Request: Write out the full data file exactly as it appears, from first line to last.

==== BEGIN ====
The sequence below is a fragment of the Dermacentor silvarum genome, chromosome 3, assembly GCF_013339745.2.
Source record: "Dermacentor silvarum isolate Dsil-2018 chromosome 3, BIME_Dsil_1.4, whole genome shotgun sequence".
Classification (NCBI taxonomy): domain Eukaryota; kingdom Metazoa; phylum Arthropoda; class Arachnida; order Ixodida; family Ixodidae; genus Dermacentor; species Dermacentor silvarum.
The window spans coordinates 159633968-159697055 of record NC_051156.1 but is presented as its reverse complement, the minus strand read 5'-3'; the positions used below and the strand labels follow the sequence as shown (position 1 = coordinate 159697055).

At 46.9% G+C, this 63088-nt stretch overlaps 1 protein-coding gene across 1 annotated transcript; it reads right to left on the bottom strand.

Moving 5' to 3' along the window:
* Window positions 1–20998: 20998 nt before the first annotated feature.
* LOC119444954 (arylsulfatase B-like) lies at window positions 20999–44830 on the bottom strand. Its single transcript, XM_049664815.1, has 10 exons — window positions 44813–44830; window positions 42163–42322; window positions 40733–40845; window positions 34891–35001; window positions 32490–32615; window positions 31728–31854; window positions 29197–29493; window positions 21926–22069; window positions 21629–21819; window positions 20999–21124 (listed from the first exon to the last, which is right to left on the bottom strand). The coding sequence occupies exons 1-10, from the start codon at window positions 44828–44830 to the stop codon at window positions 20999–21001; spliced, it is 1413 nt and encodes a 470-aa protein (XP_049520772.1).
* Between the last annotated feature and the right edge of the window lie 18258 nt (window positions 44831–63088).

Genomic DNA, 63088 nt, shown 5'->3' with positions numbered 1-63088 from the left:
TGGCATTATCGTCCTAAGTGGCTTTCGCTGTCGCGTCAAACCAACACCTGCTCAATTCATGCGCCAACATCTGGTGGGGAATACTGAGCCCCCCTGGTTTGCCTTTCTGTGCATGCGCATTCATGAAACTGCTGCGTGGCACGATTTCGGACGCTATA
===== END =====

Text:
The sequence below is a fragment of the Dermacentor silvarum genome, chromosome 3, assembly GCF_013339745.2.
Source record: "Dermacentor silvarum isolate Dsil-2018 chromosome 3, BIME_Dsil_1.4, whole genome shotgun sequence".
Classification (NCBI taxonomy): domain Eukaryota; kingdom Metazoa; phylum Arthropoda; class Arachnida; order Ixodida; family Ixodidae; genus Dermacentor; species Dermacentor silvarum.
The window spans coordinates 159633968-159697055 of record NC_051156.1 but is presented as its reverse complement, the minus strand read 5'-3'; the positions used below and the strand labels follow the sequence as shown (position 1 = coordinate 159697055).

At 46.9% G+C, this 63088-nt stretch overlaps 1 protein-coding gene across 1 annotated transcript; it reads right to left on the bottom strand.

Moving 5' to 3' along the window:
* Window positions 1–20998: 20998 nt before the first annotated feature.
* LOC119444954 (arylsulfatase B-like) lies at window positions 20999–44830 on the bottom strand. Its single transcript, XM_049664815.1, has 10 exons — window positions 44813–44830; window positions 42163–42322; window positions 40733–40845; window positions 34891–35001; window positions 32490–32615; window positions 31728–31854; window positions 29197–29493; window positions 21926–22069; window positions 21629–21819; window positions 20999–21124 (listed from the first exon to the last, which is right to left on the bottom strand). The coding sequence occupies exons 1-10, from the start codon at window positions 44828–44830 to the stop codon at window positions 20999–21001; spliced, it is 1413 nt and encodes a 470-aa protein (XP_049520772.1).
* Between the last annotated feature and the right edge of the window lie 18258 nt (window positions 44831–63088).

Genomic DNA, 63088 nt, shown 5'->3' with positions numbered 1-63088 from the left:
TGGCATTATCGTCCTAAGTGGCTTTCGCTGTCGCGTCAAACCAACACCTGCTCAATTCATGCGCCAACATCTGGTGGGGAATACTGAGCCCCCCTGGTTTGCCTTTCTGTGCATGCGCATTCATGAAACTGCTGCGTGGCACGATTTCGGACGCTATA